A Novel Approach: Aggressive Chemotherapy Regimen Before Surgery in Resectable Pancreatic Adenocarcinoma

May increase some pancreatic cancer survival rates

Twenty percent of the annual cases of pancreatic ductal adenocarcinoma (PDA) in the U.S. will present as resectable disease. Yet even those cases — 10,000 out of the approximately 50,000 diagnoses of PDA of each year — remain lethal malignancies.

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The current standard of care — surgical resection followed by adjuvant chemotherapy — results in suboptimal outcomes: median overall survival (OS) is, at best, 28 months. Additionally, clinical series show 70-85 percent of patients die of systemic, as opposed to locoregional, recurrence.

A national team led by Davendra P.S. Sohal, MD, MPH, Director of the Clinical Genomics Program at Cleveland Clinic’s Taussig Cancer Center, believes a different approach may work better: administering multi-agent chemotherapy before surgery when patients are better able to withstand such aggressive treatments.

Enrolling patients in phase 2 trial

To test this theory and to find the best drug regimen, the team is enrolling PDA patients in S1505, a phase 2 trial run by SWOG through the National Clinical Trials Network of the National Cancer Institute.

The study, which was accepted for presentation at the 2017 American Society of Clinical Oncology (ASCO) Annual Meeting in Chicago, will measure overall survival (OS) in patients who preoperatively receive either mFOLFIRINOX or gemcitabine/nab-paclitaxel.

“We are testing a novel approach to give chemotherapy up front, using more aggressive chemotherapy regimens than the standard,” says Dr. Sohal. “Our hope is that we improve patients’ clinical outcomes by using these more aggressive chemotherapies before surgery when patients are in a better condition to tolerate them.”

Patient eligibility requirements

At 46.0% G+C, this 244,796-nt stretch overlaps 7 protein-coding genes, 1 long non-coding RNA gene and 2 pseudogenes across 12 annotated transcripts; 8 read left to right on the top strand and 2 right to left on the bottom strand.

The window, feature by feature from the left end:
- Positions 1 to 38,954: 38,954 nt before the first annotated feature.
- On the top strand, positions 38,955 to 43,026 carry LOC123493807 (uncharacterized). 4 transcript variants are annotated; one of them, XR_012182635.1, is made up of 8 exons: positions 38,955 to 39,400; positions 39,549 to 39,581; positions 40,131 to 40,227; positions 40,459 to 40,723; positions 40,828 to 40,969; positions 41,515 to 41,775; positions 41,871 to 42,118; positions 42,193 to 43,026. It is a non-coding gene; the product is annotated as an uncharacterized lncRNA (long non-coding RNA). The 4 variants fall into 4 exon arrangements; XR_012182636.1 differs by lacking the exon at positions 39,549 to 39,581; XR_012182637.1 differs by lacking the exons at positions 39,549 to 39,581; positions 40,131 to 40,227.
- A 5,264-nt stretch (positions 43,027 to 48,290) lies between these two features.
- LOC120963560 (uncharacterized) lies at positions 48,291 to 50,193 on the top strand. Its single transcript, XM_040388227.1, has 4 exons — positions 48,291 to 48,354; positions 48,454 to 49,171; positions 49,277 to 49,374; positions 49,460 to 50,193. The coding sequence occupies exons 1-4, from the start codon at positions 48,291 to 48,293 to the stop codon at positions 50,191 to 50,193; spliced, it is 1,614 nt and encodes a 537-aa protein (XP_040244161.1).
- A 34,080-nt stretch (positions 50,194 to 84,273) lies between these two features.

Qualifications for the trial, which will include up to 150 patients, are as follows:

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*Patients must be adults with an ECOG PS of 0 or 1.

*Patients must have a confirmed histophatologic diagnosis of PDA and resectable disease as confirmed by central radiology review.

In addition:

*Tumors can have no involvement of the celiac, common hepatic or superior mesenteric arteries (and if present, variants).

*There can be no involvement, or < 180 degree interface between tumor and vessel wall, of the moral or superior mesenteric veins;

*There can be no evidence of metastatic disease.

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*Patient must have adequate bone marrow, hepatic and renal function.

*Patient must be treatment-naive (no surgery, radiation, systemic therapy) for index cancer.

Regimen with best results tested again in future trial

Patients will receive 12 weeks of treatment — either six doses of mFOLFIRINOX (5-fluorouracil, irinotecan, oxaliplatin, without bolus 5-FU and leucovorin), or nine doses of gemcitabine/nab-paclitaxel, on standard schedules — of preoperative chemotherapy, followed by surgical resection and 12 weeks of identical postoperative chemotherapy.

Dr. Sohal and colleagues hope to establish the safety of this approach to treatment and find the drug combination that is most effective and increases patients’ overall survival. If one regimen works better than the other, then they can further test that regimen in novel combinations.

“When we do standard treatment for resectable PDA, surgery followed by one chemotherapy drug, overall survival is barely two years,” Dr. Sohal says. “So we hope to improve on that. Nevertheless, this remains a difficult disease.”